*Vegan Pie in the Sky*by Isa Chandra Moskowitz and Terry Hope Romero. The trick is "to place the olive oil in the freezer beforehand, so that it becomes partially solid. This helps the fat blend into the dough in little pockets, creating the flakiness you crave."
Also, keep an eye out for what produce is in season. This kind of information is pretty easy to find with a quick google search. Here's a nice list pertaining to California from SFMA, with March crops being:

- Asparagus
- Avocados
- Beets
- Broccoli
- Cabbage
- Carrots
- Cauliflower
- Celery
- Chard
- Citrus:

- Blood Oranges,
- Grapefruits,
- Kumquats,
- Lemons,
- Navel Oranges,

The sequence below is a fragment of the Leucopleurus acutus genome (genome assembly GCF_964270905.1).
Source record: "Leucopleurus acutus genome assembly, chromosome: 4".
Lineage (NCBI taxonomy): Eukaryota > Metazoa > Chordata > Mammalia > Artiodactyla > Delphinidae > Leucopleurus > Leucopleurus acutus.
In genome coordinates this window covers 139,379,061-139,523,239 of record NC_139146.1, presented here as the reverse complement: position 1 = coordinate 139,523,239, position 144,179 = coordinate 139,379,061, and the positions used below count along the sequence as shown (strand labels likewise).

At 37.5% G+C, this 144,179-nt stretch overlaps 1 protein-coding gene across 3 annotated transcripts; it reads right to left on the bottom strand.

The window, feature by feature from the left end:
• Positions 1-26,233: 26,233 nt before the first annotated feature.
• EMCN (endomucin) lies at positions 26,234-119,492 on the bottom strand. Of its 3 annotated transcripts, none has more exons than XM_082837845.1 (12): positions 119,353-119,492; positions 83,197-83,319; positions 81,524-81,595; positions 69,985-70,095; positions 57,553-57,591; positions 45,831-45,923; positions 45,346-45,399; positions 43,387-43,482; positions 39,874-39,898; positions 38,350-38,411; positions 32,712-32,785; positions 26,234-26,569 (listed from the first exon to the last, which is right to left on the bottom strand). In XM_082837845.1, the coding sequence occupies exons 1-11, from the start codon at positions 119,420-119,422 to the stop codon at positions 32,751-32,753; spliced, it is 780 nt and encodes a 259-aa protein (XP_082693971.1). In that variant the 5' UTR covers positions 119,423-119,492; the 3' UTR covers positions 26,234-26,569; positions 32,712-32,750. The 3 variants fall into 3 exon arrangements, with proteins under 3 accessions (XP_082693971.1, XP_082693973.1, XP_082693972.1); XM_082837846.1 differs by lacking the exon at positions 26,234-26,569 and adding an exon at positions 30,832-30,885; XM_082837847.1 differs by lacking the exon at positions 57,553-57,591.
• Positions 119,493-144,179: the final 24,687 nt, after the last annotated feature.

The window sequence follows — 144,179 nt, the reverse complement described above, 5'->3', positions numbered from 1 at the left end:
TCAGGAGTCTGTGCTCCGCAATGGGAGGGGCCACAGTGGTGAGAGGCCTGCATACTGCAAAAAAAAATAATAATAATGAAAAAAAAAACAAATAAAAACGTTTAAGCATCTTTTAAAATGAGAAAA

- Tangelos/Tangerines
- Collards
- Dates, Medjool
- Kale
- Kohlrabi
- Lettuce
- Mushroom
- Mustard
- Onion, Green
- Passion Fruit
- Peas, Green
- Spinach
- Strawberries
- Turnips

You could make a delicious savory pie with asparagus and cauliflower, or mushrooms and chard, or a fresh tart with citrus fruits and/or strawberries. So many ways to go! And really, you can't go wrong.

**Savory pie recipes:**

**Sweet pie recipes:**

There are plenty of beautiful, scrumptious recipes out there. Have fun and make one your own :) Add goat cheese, sliced roasted almonds, whatever you like. Maybe I'll try this sweet and simple recipe for Joan Ohm's Fresh Strawberry Pie via Culinate or this Crustless Swiss Chard Quiche.

Enjoy your Pi(e) Day!